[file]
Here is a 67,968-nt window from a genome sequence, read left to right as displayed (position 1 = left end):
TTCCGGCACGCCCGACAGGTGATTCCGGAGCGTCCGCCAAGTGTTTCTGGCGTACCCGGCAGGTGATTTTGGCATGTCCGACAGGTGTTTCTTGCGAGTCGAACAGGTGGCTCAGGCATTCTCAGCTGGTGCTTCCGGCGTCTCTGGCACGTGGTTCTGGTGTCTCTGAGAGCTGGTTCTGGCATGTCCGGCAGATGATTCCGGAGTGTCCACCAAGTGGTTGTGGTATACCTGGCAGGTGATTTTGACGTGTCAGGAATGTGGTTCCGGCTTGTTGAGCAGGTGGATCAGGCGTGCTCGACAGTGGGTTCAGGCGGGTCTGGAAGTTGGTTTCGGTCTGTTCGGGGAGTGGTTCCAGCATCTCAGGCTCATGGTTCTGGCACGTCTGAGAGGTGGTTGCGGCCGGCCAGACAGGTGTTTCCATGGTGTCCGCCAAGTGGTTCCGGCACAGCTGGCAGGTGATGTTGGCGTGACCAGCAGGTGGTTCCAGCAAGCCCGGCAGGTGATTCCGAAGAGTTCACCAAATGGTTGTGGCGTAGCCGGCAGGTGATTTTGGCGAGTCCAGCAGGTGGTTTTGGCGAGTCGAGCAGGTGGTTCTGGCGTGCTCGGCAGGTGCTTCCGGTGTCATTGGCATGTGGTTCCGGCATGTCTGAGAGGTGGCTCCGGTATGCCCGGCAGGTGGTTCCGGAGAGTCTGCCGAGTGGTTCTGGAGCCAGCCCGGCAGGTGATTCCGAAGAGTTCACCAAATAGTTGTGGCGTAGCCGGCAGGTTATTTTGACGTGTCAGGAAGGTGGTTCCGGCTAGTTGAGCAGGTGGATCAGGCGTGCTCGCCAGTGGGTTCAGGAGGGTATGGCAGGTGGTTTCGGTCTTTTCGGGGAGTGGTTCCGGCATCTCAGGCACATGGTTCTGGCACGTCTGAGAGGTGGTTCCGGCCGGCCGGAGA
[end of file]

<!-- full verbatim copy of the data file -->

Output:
Here is a 67,968-nt window from a genome sequence, read left to right as displayed (position 1 = left end):
TTCCGGCACGCCCGACAGGTGATTCCGGAGCGTCCGCCAAGTGTTTCTGGCGTACCCGGCAGGTGATTTTGGCATGTCCGACAGGTGTTTCTTGCGAGTCGAACAGGTGGCTCAGGCATTCTCAGCTGGTGCTTCCGGCGTCTCTGGCACGTGGTTCTGGTGTCTCTGAGAGCTGGTTCTGGCATGTCCGGCAGATGATTCCGGAGTGTCCACCAAGTGGTTGTGGTATACCTGGCAGGTGATTTTGACGTGTCAGGAATGTGGTTCCGGCTTGTTGAGCAGGTGGATCAGGCGTGCTCGACAGTGGGTTCAGGCGGGTCTGGAAGTTGGTTTCGGTCTGTTCGGGGAGTGGTTCCAGCATCTCAGGCTCATGGTTCTGGCACGTCTGAGAGGTGGTTGCGGCCGGCCAGACAGGTGTTTCCATGGTGTCCGCCAAGTGGTTCCGGCACAGCTGGCAGGTGATGTTGGCGTGACCAGCAGGTGGTTCCAGCAAGCCCGGCAGGTGATTCCGAAGAGTTCACCAAATGGTTGTGGCGTAGCCGGCAGGTGATTTTGGCGAGTCCAGCAGGTGGTTTTGGCGAGTCGAGCAGGTGGTTCTGGCGTGCTCGGCAGGTGCTTCCGGTGTCATTGGCATGTGGTTCCGGCATGTCTGAGAGGTGGCTCCGGTATGCCCGGCAGGTGGTTCCGGAGAGTCTGCCGAGTGGTTCTGGAGCCAGCCCGGCAGGTGATTCCGAAGAGTTCACCAAATAGTTGTGGCGTAGCCGGCAGGTTATTTTGACGTGTCAGGAAGGTGGTTCCGGCTAGTTGAGCAGGTGGATCAGGCGTGCTCGCCAGTGGGTTCAGGAGGGTATGGCAGGTGGTTTCGGTCTTTTCGGGGAGTGGTTCCGGCATCTCAGGCACATGGTTCTGGCACGTCTGAGAGGTGGTTCCGGCCGGCCGGAGA